Google and pretty much every other web professional in the world has been putting out the same message for a good few years now – get your site mobile ready if you want to make it a winner. Now the search giant has gone one step further and announced a major algorithm update specifically focused on mobile starting from April 21st.
From this data, sites will be ranked depending on how mobile friendly they are and from today, apps will also become more prominent in search results. According to Search Engine Watch, quoting a recent Q&A session with Webmaster trends analyst Gary Ilyes, details of the mobile friendly algorithm include:
- No ranking benefit for responsive web design – since Google has championed RWD it’s surprising that this isn’t a plus when it comes to ranking.
- Tablets are not affected by the update
- Google is working on a mobile index right now
Google has confirmed that mobile friendly sites will be placed higher in the SERPs once the new algorithms kick in; it will affect all sites globally too.
What Does This Mean for My Site?
It means that if you’re not yet mobile ready, then you should get working on it immediately if you don’t want to see your site fall down the rankings. There are a few options that you can take to do this, although if you have a legacy site that’s years old you may need to (and be better off) start from scratch.
Mobile friendly sites tend to fall into three categories:
- Responsive Web Design (RWD) sites
- Adaptive design sites
- Mobile sites
When considering a new web project, many businesses first have to choose if they’re going to build a standalone, dedicated mobile site or if they are going to go down the route of an ‘all-in-one’ RWD or adaptive site. To some extent this will depend on a number of factors such as available budget, the type of site and the development team you might have on hand.
The difference between the different types of site suitable for mobile include:
- RWD – adapts the site to the screen no matter what devices it’s viewed on, RWD is a one-size-fits-all solution.
- Adaptive – is a little more limited in that it is less flexible, new layouts need to be created for every device that might access the site.
- Dedicated mobile – whilst the site can be fully optimised for mobile, it does mean having two sites to manage and two sites for Google to crawl, which can be counterproductive.
Responsive/Adaptive vs Dedicated Mobile
As I said earlier, your decision when it comes to which type of site to have depends on your budget and ongoing resources. For most businesses, the best choice is going to be RWD but this isn’t the Holy Grail of design and if not done well, RWD can come with its own problems. One of the most common that was seen when RWD first took off was in site speed. Site designers were not crafting RWD sites so that mobile content only was delivered to the target device, rather many were being created that delivered the full desktop experience to every device, regardless of size.
Whilst the user might not see all of the content, the fact that it was loading anyway made for a lot of slow sites. This is not as much the case anymore, there are plenty of techniques that a developer can employ to ensure that this doesn’t happen. However, it does mean that you should choose your development team wisely and ask to see live examples of previous RWD sites that they have worked on. You should also do this for dedicated mobile and adaptive, but it’s more important for RWD – speed does affect the UX, SEO and the bottom line.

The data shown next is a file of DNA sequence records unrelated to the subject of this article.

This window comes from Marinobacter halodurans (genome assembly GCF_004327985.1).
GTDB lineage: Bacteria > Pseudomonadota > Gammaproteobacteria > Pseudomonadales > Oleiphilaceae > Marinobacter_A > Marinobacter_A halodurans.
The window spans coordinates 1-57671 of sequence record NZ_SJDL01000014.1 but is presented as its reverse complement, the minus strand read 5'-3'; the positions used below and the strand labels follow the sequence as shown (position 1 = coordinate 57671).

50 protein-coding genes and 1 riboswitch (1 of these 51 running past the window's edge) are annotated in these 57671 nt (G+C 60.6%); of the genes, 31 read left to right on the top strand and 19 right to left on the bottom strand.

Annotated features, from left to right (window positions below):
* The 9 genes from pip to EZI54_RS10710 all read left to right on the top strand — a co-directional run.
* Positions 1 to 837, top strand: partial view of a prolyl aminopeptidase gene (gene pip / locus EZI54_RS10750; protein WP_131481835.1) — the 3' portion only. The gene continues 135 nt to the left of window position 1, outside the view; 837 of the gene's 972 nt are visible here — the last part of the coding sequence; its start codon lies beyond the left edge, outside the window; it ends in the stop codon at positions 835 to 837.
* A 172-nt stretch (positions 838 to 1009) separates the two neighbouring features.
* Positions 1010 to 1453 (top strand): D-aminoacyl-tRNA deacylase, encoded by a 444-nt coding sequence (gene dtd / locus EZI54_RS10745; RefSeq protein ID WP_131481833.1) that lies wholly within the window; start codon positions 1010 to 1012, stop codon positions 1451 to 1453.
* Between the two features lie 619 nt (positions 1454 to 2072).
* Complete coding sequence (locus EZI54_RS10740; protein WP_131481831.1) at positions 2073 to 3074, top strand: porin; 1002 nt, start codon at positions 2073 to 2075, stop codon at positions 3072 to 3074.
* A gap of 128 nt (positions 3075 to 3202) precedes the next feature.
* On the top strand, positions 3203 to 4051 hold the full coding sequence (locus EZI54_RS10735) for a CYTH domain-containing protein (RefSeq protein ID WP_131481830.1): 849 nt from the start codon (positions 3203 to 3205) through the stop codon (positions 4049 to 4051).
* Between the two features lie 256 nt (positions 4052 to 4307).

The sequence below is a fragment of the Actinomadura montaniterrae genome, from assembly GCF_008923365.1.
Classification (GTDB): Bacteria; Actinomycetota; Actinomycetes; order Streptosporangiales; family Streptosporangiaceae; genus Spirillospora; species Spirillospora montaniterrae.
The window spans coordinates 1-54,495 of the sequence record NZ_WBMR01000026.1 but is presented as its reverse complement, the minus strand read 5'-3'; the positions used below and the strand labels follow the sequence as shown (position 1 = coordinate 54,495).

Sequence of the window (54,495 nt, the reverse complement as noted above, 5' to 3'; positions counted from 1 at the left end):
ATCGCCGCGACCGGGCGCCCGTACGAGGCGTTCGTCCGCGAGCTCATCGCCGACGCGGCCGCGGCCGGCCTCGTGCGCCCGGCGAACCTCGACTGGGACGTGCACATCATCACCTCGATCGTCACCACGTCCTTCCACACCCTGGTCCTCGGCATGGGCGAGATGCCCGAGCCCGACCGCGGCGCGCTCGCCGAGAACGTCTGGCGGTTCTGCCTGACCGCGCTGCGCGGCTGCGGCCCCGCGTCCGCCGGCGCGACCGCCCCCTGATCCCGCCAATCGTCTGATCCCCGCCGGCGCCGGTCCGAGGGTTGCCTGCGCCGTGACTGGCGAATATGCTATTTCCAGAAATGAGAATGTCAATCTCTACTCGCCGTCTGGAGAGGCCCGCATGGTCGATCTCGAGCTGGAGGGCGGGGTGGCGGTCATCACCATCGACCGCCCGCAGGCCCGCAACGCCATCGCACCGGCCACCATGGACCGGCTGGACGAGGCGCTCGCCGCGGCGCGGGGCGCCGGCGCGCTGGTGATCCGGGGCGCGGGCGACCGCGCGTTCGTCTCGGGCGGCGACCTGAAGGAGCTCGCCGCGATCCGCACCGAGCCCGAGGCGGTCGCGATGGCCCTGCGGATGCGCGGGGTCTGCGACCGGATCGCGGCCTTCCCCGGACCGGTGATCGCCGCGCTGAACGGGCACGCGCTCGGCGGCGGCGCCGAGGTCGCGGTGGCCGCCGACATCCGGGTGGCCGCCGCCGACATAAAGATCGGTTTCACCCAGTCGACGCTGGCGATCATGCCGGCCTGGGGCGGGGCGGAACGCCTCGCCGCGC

It’s also worth considering that adaptive design is considered by some to be slower than responsive (when the latter is done well) as it has to load all of the various layouts.
How Do I Know if My Site is Mobile Friendly?
To check if your site is already suitable for mobile, carry out a Google Mobile-Friendly test and this will score your site.
You will get this message if your site is OK, along with any suggestions for making your site even better for mobile. If you carry out a test on the Google Page Speed site then you will also get a score out of 100 for the site overall, for mobile, site speed and for UX along with suggestions about changes you need to make.
The most common error that’s seen on page tests like this is to do with images. In order to get yours mobile-ready, make sure that they are optimised before you upload to save time and expense later on. You should also stay away from Flash as this is fast becoming obsolete, is incompatible with iOS (without lots of hassle for the end user, anyway) and isn’t crawled by the search engines. Instead, ask your developer to use modern coding and techniques such as HTML5 which allows you to draw directly into the browser to create animations and suchlike.
Prepare for the Future
Technology moves so quickly that it’s almost impossible to future-proof any site. Just a few short years ago the idea that we would be accessing the web on mobile devices so often and so effectively would have seemed novel to many. For the most part, site owners have caught up and made sure that their sites are ready for mobile and tablets, but there are still plenty of sites out there that haven’t.
With smartwatches, the Internet of Things (IoT) and wearables entering the market and showing healthy growth already, it’s likely that the way we access the net will continue to evolve at its current pace. It’s impossible to optimise web pages for these things for the majority of sites right now, but it’s worth thinking about when planning budgets – if you spend 1000s or even 10s of 1000s getting your site rebuilt complete with excess bells and whistles, you may regret it in five years’ time when it’s time to look at optimising for another format.
There’s no getting away from it anymore when it comes to mobile though, it’s necessary for every business with a web presence to ensure that they have a mobile-friendly site if they want to remain competitive.